The monotonous tragedy of magnolia has tarnished many people
against using yellow in their homes. However, the spectrum of yellow actually
runs from the palest of cream tones, through vibrantly acid hues, right through
to the deepest rich mustards. It isn’t a colour to shy away from decorating
with and its versatility allows it to be used from an accent colour for a
room’s architectural features, to the foundation wall colour. Different shades resonate with different people, but there
is one thing that is certain – yellow is sure to bring an enriching harmony to
Complementing Shades. In recent years yellow and grey has emerged as a firm favourite colour combination. Pale greys and sugary lemon yellows sit together perfectly as an uplifting neutral pairing and can be used in a child’s nursery or kitchen for a more contemporary look and feel. We’ve also seen a reoccurrence of dark greys and yellows being featured together, both striking in their own right, this combination definitely packs a punch. Featuring industrial greys next to yellow hues closer to the buttery end of the scale provides a grown up sophistication, but when pairing it with acid, almost neon yellows, it exudes a contemporary playfulness. Walls painted in India Yellow, cabinet in Mahogany and ceiling and woodwork in Old White, all from Farrow & Ball.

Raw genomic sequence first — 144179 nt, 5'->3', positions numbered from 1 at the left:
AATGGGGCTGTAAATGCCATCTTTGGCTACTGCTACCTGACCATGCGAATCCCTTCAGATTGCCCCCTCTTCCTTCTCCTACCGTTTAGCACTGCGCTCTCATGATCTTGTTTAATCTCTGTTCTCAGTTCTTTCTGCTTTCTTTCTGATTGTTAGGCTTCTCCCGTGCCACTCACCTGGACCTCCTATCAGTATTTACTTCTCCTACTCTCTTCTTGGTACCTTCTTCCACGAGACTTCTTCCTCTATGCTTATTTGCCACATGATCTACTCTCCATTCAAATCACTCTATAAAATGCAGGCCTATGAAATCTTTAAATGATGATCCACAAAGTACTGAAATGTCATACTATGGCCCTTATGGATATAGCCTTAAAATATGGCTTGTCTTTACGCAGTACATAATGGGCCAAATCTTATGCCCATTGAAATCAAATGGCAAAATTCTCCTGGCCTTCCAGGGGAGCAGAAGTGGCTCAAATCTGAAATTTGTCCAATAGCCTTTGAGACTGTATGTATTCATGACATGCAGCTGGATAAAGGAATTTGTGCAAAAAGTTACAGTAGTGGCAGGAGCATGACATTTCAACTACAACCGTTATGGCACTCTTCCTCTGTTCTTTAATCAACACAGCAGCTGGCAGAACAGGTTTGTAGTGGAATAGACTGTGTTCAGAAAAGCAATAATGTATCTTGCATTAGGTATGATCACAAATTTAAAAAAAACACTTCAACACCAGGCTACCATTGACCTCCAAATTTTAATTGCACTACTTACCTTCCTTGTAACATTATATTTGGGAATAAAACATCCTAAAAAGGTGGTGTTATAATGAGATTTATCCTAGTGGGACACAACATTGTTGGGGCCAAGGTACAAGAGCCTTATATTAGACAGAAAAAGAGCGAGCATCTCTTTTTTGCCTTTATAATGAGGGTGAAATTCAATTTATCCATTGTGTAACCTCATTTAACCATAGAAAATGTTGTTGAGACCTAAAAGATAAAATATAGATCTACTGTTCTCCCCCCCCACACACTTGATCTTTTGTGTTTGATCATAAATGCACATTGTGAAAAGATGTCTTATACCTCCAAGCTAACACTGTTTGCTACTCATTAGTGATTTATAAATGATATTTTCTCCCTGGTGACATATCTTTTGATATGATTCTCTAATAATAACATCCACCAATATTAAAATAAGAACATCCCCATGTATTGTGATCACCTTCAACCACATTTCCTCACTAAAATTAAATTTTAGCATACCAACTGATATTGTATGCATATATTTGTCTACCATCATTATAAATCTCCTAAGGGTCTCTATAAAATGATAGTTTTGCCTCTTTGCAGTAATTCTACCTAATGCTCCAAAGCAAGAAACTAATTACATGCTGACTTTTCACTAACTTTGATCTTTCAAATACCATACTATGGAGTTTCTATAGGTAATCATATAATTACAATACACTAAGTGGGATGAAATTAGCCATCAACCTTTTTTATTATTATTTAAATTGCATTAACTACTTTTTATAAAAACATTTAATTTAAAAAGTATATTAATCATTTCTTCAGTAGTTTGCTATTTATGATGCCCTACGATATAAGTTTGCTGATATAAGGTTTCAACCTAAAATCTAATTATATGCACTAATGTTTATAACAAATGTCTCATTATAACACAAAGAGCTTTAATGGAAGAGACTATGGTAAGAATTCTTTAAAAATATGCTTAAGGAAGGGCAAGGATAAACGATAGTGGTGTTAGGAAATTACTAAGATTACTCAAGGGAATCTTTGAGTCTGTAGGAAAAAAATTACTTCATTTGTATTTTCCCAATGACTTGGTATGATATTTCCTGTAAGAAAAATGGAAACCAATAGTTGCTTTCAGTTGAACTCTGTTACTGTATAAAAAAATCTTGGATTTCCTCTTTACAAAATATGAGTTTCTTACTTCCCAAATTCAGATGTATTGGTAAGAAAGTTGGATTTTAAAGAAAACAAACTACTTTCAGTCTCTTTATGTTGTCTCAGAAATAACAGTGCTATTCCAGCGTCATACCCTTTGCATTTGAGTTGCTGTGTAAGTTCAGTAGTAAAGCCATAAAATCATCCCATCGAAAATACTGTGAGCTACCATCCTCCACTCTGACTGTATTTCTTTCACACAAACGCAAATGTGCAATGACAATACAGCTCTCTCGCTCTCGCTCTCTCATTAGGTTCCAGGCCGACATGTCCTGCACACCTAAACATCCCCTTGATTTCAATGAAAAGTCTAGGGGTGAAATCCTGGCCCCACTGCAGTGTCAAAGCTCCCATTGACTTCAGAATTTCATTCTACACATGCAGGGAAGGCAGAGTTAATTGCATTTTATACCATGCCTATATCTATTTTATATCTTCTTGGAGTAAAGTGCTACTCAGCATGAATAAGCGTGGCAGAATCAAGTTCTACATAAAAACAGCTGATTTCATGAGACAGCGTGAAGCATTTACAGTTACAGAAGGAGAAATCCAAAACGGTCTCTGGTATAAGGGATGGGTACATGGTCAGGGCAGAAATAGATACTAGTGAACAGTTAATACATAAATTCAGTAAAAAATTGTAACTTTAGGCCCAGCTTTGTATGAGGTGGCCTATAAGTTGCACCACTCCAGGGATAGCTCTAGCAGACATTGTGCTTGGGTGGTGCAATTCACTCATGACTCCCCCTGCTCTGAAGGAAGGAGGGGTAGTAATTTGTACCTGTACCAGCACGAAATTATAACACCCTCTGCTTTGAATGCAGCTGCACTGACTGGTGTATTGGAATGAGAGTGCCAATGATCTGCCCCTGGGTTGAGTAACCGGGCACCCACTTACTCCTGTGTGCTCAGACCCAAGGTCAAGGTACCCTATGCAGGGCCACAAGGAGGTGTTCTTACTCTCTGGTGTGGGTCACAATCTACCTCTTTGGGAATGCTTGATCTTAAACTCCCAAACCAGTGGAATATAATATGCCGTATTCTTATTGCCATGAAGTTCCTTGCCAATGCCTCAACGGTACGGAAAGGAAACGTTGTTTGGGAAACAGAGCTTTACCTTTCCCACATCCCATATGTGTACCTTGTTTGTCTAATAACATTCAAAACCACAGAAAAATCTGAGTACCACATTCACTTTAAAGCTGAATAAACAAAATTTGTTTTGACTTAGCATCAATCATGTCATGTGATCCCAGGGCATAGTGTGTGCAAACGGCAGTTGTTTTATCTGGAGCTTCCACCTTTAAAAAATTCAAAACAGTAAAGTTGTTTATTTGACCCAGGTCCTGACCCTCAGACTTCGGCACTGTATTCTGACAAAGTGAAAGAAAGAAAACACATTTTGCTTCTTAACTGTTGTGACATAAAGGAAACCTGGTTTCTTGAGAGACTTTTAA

Provincial Perfection. A traditional home with a countryside aesthetic is a wonderful setting to dress up with some rustic yellow tones. Pair with warm-toned woods, traditional shelving units and classic artworks to really bring the look to life. A thick pile rug in a cream will balance out the amount of yellow on the walls and using a sympathetic white on the ceiling will prevent the contrast from looking too harsh. Think yellows that evoke thoughts of hay, ears of corn and late summer evening light. Walls painted in Hay from Farrow & Ball.
Sucker Punch. Yellow can instantly lift the spirits and create a youthful atmosphere within a room space. A brighter will encourage a feeling of well-being and when accessorised well even the brightest of rooms can feel perfectly comfortable and not at all over-powering. Using monochrome tones, red or spring green can create a high-contrast and exhilarating space. Best suited to rooms where there is a high level of movement, such as the kitchen, this kind of punchy scheme will invigorate those who enter. Walls and woodwork painted in Yellowcake from Farrow & Ball